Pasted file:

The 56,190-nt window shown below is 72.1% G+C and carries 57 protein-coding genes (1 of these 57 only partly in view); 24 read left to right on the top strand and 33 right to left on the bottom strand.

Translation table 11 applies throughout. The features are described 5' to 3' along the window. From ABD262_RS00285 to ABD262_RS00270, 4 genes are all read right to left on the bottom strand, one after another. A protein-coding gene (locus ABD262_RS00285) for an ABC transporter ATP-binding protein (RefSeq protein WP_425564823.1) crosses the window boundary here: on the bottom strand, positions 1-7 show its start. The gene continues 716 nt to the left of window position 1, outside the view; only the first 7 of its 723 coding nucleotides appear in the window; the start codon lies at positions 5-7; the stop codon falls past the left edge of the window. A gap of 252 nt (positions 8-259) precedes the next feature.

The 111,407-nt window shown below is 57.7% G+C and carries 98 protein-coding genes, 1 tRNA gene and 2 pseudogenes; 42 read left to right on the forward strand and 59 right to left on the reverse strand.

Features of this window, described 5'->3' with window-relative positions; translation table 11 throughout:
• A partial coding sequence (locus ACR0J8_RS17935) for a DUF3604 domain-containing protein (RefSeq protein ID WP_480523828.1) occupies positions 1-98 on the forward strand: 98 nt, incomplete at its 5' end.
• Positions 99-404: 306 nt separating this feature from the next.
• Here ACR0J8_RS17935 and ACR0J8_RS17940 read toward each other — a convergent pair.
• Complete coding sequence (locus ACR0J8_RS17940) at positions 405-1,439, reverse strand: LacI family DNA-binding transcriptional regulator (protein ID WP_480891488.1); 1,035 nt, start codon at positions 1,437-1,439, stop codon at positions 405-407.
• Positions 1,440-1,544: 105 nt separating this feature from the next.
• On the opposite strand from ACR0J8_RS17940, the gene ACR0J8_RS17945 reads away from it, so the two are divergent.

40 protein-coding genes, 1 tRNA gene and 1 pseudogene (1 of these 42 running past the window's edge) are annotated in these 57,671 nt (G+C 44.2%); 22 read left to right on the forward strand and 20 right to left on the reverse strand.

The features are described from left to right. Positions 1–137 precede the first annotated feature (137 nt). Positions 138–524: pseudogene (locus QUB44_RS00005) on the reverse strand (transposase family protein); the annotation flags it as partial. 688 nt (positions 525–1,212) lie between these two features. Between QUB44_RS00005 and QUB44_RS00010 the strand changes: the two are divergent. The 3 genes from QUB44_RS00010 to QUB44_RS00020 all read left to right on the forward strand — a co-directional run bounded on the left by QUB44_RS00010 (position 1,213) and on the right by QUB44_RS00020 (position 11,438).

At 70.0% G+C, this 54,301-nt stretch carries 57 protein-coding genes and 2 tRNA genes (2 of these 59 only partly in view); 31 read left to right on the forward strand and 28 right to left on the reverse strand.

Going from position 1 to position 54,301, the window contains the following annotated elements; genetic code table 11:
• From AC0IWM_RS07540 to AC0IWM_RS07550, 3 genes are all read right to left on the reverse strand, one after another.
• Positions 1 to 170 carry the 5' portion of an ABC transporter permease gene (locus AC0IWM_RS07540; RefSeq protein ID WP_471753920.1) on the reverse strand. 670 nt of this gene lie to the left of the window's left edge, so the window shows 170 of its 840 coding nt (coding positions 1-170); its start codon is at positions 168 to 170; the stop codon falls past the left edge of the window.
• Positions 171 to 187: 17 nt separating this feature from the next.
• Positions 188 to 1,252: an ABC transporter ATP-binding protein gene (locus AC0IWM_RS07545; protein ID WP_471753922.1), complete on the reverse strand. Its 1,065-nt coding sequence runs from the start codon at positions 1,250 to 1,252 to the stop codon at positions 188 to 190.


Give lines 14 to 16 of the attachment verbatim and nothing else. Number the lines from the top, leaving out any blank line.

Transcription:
Going from position 1 to position 54,301, the window contains the following annotated elements; genetic code table 11:
• From AC0IWM_RS07540 to AC0IWM_RS07550, 3 genes are all read right to left on the reverse strand, one after another.
• Positions 1 to 170 carry the 5' portion of an ABC transporter permease gene (locus AC0IWM_RS07540; RefSeq protein ID WP_471753920.1) on the reverse strand. 670 nt of this gene lie to the left of the window's left edge, so the window shows 170 of its 840 coding nt (coding positions 1-170); its start codon is at positions 168 to 170; the stop codon falls past the left edge of the window.